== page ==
Wood, on paternity leave, replaced by Rubin

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Wood, on paternity leave, replaced by Rubin

Darren Wood sits at home with his newborn son, Owen.

Darren Wood sits at home with his newborn son, Owen.

Darren Wood

Darren Wood sits at home with his newborn son, Owen.

Darren Wood

Darren Wood

Darren Wood sits at home with his newborn son, Owen.

Logan Schiciano, Sports Design Editor

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The birth of a child is one of life’s finest moments; English teacher Darren Wood elected to take paternity leave from Masters in order to spend time with his son, Owen, who was born in October. Wood, who has been gone since the start of the second semester, plans to return on May 6, according to an email sent to his students and their parents from Head of Upper School Dr. Nikki Willis.

Wood expressed that he is delighted to spend “slow days” dedicated solely to parenting.  “I am most looking forward to spending lots of uninterrupted time with my son! He’s adorable and very sweet and, like my first two children, teaches me more about my capacity for love, patience and joy,” he said in an email.

Dr. Paul West, a teacher in the English Department explained the reasoning behind Wood’s taking his leave at this time. “I think in terms of timing – what would work for the class, as well as how [Wood] and his wife coordinated their leaves – that seemed like the best arrangement. It makes sense for students to have a clean start at the beginning of the semester,” West said. Wood agreed with his colleague’s sentiment.

For the next three months, a new face on campus, Deirdre Rubin, has stepped in to teach his classes: three sections of tenth grade English, along with a senior seminar in poetry. As for Wood’s advisees, science teacher Nancy Gormley will serve as their replacement advisor.

Rubin, who is originally from Brooklyn, N.Y., taught at Horace Greeley High School in Chappaqua, N.Y., earlier this school year, working in the English department. While she is new to Masters, she is actually quite familiar with the Harkness method.  “I did one of my graduate degrees in Liberal Arts at St. John’s College in Annapolis, Md., and Santa Fe, N.M., and while it was not called the Harkness method, everyone sits around the table and speaks about a text or about an issue without being called on,” Rubin said. Rubin also mentioned how the role of the student and teacher are similar in Harkness, and she is excited to teach in the style in which she learned.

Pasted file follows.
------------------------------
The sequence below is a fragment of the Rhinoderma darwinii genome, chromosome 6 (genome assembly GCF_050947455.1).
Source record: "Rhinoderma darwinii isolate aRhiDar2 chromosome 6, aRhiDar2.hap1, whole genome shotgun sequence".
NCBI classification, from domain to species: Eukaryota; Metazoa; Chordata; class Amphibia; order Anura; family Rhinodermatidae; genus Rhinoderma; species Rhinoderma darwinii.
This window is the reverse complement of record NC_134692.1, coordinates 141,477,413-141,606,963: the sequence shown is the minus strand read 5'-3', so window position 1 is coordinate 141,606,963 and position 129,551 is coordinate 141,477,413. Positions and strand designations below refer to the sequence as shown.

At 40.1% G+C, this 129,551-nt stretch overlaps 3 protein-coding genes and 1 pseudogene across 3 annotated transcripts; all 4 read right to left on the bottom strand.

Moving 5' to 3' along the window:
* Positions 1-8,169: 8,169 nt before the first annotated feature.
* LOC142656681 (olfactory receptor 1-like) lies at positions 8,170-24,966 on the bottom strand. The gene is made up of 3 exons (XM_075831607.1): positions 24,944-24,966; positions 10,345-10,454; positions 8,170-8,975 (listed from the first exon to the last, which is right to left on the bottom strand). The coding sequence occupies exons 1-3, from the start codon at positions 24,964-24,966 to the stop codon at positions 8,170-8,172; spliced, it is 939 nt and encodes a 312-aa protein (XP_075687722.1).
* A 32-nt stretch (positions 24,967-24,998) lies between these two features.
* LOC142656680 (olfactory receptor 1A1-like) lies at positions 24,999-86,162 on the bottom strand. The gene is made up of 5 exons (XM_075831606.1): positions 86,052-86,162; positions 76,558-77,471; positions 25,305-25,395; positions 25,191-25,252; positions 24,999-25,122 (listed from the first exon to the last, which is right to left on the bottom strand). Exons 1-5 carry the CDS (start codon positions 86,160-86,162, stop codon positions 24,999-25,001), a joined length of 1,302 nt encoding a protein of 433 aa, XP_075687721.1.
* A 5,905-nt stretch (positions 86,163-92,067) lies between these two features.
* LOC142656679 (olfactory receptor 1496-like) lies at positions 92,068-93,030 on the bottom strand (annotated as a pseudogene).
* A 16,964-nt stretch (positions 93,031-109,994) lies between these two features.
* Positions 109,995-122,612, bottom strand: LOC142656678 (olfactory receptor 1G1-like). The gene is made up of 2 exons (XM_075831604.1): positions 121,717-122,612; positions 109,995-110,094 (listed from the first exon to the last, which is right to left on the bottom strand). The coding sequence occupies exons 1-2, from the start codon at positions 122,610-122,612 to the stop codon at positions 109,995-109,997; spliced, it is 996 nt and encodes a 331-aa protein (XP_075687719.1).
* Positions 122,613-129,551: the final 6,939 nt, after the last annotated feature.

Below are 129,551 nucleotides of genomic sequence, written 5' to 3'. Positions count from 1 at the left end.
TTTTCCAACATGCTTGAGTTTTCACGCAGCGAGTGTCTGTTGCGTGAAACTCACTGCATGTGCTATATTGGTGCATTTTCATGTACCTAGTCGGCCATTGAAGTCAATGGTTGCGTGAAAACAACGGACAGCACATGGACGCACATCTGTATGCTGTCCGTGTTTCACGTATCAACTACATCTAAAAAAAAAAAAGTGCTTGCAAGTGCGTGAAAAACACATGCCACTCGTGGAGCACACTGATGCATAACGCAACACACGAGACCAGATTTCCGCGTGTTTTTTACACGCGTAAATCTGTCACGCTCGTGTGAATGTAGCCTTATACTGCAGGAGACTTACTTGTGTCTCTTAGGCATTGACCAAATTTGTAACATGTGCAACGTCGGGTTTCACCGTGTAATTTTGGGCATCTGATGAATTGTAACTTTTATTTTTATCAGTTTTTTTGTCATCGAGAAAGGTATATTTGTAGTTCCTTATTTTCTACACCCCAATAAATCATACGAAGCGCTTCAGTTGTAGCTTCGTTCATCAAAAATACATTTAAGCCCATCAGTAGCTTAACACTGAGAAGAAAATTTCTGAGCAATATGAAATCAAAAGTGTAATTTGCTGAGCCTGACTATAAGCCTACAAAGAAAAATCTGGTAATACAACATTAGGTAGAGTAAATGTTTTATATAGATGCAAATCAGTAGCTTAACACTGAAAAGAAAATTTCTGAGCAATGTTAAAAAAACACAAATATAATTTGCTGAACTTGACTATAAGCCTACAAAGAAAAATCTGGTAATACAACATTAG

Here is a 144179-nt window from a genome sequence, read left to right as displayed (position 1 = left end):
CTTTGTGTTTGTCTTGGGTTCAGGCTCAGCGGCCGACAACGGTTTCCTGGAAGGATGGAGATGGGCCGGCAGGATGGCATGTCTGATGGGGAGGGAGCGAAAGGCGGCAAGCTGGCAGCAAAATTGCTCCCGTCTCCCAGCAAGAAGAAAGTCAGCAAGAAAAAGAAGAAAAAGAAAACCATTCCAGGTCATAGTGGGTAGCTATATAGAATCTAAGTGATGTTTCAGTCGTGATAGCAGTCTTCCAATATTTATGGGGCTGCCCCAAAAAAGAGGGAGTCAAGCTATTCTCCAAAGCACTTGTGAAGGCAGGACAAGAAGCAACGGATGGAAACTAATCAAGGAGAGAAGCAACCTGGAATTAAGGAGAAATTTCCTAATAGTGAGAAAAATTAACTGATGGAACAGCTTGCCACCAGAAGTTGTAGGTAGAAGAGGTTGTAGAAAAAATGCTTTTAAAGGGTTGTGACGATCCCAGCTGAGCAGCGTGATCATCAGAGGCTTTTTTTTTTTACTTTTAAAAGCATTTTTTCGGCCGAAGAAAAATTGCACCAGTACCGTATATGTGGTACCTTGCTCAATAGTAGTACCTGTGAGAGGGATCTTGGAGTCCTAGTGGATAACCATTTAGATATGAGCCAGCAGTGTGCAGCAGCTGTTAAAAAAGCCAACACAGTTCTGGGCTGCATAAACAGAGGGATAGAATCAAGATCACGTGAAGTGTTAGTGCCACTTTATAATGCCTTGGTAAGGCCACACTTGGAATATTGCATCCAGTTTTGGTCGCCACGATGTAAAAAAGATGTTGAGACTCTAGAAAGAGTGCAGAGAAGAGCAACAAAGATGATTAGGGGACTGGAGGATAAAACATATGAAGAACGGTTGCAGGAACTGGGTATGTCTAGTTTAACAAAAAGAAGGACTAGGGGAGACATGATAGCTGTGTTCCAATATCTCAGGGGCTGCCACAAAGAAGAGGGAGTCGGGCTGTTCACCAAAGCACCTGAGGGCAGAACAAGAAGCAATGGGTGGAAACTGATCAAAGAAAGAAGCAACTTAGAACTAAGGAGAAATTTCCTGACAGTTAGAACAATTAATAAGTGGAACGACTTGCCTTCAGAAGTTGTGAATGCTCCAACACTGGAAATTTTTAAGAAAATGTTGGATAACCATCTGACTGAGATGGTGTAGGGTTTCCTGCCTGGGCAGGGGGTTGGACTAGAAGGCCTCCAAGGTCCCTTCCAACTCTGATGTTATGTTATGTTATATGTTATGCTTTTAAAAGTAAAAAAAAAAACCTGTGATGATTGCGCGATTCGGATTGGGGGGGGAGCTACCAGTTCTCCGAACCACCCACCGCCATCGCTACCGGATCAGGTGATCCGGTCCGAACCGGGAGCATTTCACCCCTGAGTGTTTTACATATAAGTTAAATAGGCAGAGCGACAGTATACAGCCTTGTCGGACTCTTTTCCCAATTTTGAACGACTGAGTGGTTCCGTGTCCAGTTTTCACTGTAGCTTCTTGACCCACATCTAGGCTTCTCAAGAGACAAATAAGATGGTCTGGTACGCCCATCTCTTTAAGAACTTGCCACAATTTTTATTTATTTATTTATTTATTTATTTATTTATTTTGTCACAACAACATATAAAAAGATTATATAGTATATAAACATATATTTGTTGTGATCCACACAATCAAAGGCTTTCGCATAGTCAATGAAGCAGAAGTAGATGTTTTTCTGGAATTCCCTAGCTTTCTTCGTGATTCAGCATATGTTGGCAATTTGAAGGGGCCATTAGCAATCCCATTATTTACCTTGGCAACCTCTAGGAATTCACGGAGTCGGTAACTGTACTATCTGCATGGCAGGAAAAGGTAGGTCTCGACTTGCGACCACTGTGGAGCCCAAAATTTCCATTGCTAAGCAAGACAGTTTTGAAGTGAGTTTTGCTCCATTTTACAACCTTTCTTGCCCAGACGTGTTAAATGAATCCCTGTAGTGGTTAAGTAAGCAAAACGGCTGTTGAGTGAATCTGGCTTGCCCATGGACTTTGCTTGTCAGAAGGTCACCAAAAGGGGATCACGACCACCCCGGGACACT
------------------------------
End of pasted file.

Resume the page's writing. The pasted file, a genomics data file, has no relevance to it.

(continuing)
West explained how he and the other teachers have tried to help make her transition to Masters a smooth one. “Several years ago the tenth grade English teachers — West, Wood, and Zev Barnett — redesigned the tenth-grade curriculum. We have a lot of documentation of the lesson plans, which we’ve shared with her. We also have weekly meetings with the tenth grade English teachers, which is a good time to formally check-in,” West said.

Rubin, who also had the chance to attend many of Wood’s classes prior to his leave, expressed her thankfulness for the support. “All the teachers in the English Department have been really helpful along with Dr. Willis. Mr. Wood gave me his curriculum to use, and I’ve been adapting it. I worked with him to make sure there’s consistency,” she said. Rubin also referenced school librarian Judy Murphy, who gave her a selection of poetry and other young adult books to use in her classes.

Aside from teaching, Rubin has many additional interests including film, reading, writing, hiking, feminism and spending time with her family. She is also intrigued by philosophy, noting that she taught it at Marist College last semester, and previously at Iona College and the College of New Rochelle. “We’re happy to have her.” West said.

 

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